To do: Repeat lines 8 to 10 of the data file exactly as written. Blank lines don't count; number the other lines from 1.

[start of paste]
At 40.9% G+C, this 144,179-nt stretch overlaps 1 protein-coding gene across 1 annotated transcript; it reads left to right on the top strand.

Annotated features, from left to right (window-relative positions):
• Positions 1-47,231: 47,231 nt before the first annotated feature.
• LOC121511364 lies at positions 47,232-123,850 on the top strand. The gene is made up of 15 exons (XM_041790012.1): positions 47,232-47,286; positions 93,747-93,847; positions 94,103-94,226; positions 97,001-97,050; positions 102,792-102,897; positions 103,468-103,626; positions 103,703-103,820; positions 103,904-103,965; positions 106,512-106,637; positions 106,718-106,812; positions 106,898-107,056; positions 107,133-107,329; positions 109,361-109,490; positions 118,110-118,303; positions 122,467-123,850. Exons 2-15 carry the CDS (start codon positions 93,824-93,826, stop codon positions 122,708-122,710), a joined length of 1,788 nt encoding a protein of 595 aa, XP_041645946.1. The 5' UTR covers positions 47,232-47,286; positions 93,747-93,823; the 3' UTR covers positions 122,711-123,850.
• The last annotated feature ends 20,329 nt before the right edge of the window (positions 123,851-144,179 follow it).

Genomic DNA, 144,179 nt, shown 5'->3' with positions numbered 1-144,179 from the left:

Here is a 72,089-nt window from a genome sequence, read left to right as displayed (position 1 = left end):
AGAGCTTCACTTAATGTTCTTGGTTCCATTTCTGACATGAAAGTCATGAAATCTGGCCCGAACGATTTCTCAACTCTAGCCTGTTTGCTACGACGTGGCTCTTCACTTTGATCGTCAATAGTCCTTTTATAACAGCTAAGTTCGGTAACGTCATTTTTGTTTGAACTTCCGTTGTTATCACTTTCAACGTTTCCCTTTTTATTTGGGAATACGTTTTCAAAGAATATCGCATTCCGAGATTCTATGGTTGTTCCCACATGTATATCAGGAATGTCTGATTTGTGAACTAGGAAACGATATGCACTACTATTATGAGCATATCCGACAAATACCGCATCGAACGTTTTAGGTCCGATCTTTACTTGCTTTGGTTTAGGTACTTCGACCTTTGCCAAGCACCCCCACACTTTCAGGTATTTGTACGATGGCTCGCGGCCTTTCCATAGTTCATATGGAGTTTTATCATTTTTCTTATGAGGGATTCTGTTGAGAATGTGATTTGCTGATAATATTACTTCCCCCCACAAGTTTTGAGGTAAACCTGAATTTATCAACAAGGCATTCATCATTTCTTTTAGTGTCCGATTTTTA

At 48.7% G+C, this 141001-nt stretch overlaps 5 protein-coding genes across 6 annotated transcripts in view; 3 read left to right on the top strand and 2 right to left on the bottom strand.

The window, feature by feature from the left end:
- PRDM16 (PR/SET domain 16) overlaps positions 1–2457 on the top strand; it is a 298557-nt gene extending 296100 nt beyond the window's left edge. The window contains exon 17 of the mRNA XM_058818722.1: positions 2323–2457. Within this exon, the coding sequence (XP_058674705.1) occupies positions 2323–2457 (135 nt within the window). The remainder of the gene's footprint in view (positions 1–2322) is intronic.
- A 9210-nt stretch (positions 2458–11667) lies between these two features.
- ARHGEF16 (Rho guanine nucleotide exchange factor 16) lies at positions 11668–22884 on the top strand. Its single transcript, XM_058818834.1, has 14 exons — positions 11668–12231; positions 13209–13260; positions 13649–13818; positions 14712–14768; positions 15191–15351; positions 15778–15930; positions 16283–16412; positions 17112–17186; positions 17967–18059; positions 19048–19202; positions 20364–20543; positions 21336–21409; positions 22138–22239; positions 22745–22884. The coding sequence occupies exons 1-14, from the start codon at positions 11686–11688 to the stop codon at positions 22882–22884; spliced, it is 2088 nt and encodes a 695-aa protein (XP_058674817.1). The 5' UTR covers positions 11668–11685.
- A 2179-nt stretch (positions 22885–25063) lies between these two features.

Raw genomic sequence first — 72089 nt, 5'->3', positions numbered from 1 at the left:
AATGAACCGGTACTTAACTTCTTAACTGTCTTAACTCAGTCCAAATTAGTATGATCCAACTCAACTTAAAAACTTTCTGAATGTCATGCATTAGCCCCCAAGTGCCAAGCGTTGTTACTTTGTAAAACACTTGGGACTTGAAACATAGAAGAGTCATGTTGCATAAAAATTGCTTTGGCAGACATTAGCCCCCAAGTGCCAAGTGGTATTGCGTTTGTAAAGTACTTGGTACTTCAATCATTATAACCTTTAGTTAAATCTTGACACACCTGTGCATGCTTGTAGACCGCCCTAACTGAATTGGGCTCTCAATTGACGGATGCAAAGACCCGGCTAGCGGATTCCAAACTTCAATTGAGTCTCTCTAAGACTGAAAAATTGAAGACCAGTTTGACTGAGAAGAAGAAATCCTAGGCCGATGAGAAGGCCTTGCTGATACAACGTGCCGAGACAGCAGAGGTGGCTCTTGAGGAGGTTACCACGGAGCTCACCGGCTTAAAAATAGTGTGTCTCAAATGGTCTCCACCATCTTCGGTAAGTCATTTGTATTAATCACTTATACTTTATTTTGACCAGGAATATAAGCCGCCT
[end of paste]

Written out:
AGAGCTTCACTTAATGTTCTTGGTTCCATTTCTGACATGAAAGTCATGAAATCTGGCCCGAACGATTTCTCAACTCTAGCCTGTTTGCTACGACGTGGCTCTTCACTTTGATCGTCAATAGTCCTTTTATAACAGCTAAGTTCGGTAACGTCATTTTTGTTTGAACTTCCGTTGTTATCACTTTCAACGTTTCCCTTTTTATTTGGGAATACGTTTTCAAAGAATATCGCATTCCGAGATTCTATGGTTGTTCCCACATGTATATCAGGAATGTCTGATTTGTGAACTAGGAAACGATATGCACTACTATTATGAGCATATCCGACAAATACCGCATCGAACGTTTTAGGTCCGATCTTTACTTGCTTTGGTTTAGGTACTTCGACCTTTGCCAAGCACCCCCACACTTTCAGGTATTTGTACGATGGCTCGCGGCCTTTCCATAGTTCATATGGAGTTTTATCATTTTTCTTATGAGGGATTCTGTTGAGAATGTGATTTGCTGATAATATTACTTCCCCCCACAAGTTTTGAGGTAAACCTGAATTTATCAACAAGGCATTCATCATTTCTTTTAGTGTCCGATTTTTA

At 48.7% G+C, this 141001-nt stretch overlaps 5 protein-coding genes across 6 annotated transcripts in view; 3 read left to right on the top strand and 2 right to left on the bottom strand.

The window, feature by feature from the left end: